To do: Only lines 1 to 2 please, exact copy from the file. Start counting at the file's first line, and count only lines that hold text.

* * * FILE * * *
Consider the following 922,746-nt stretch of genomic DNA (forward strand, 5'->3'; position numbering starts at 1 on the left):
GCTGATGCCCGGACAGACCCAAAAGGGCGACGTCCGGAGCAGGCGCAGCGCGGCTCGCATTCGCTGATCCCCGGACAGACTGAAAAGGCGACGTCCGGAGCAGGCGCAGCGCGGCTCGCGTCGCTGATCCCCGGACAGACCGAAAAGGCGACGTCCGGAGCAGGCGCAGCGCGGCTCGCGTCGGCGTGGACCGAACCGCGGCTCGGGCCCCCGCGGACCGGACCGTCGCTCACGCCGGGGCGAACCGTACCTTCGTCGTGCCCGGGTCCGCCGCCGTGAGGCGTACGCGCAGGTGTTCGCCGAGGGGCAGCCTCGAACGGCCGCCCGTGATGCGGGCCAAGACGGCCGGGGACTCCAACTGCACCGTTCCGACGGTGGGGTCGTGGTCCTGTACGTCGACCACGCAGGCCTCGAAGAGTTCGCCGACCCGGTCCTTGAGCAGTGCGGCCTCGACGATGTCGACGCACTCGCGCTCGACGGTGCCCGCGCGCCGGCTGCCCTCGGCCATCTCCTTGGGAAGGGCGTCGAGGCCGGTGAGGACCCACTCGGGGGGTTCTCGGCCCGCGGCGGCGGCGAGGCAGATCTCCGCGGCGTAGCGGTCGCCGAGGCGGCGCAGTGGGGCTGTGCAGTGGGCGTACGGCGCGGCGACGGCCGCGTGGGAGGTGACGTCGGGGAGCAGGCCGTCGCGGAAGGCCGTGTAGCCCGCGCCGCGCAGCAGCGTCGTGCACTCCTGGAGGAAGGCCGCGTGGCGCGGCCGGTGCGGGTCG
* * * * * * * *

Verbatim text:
Consider the following 922,746-nt stretch of genomic DNA (forward strand, 5'->3'; position numbering starts at 1 on the left):
GCTGATGCCCGGACAGACCCAAAAGGGCGACGTCCGGAGCAGGCGCAGCGCGGCTCGCATTCGCTGATCCCCGGACAGACTGAAAAGGCGACGTCCGGAGCAGGCGCAGCGCGGCTCGCGTCGCTGATCCCCGGACAGACCGAAAAGGCGACGTCCGGAGCAGGCGCAGCGCGGCTCGCGTCGGCGTGGACCGAACCGCGGCTCGGGCCCCCGCGGACCGGACCGTCGCTCACGCCGGGGCGAACCGTACCTTCGTCGTGCCCGGGTCCGCCGCCGTGAGGCGTACGCGCAGGTGTTCGCCGAGGGGCAGCCTCGAACGGCCGCCCGTGATGCGGGCCAAGACGGCCGGGGACTCCAACTGCACCGTTCCGACGGTGGGGTCGTGGTCCTGTACGTCGACCACGCAGGCCTCGAAGAGTTCGCCGACCCGGTCCTTGAGCAGTGCGGCCTCGACGATGTCGACGCACTCGCGCTCGACGGTGCCCGCGCGCCGGCTGCCCTCGGCCATCTCCTTGGGAAGGGCGTCGAGGCCGGTGAGGACCCACTCGGGGGGTTCTCGGCCCGCGGCGGCGGCGAGGCAGATCTCCGCGGCGTAGCGGTCGCCGAGGCGGCGCAGTGGGGCTGTGCAGTGGGCGTACGGCGCGGCGACGGCCGCGTGGGAGGTGACGTCGGGGAGCAGGCCGTCGCGGAAGGCCGTGTAGCCCGCGCCGCGCAGCAGCGTCGTGCACTCCTGGAGGAAGGCCGCGTGGCGCGGCCGGTGCGGGTCG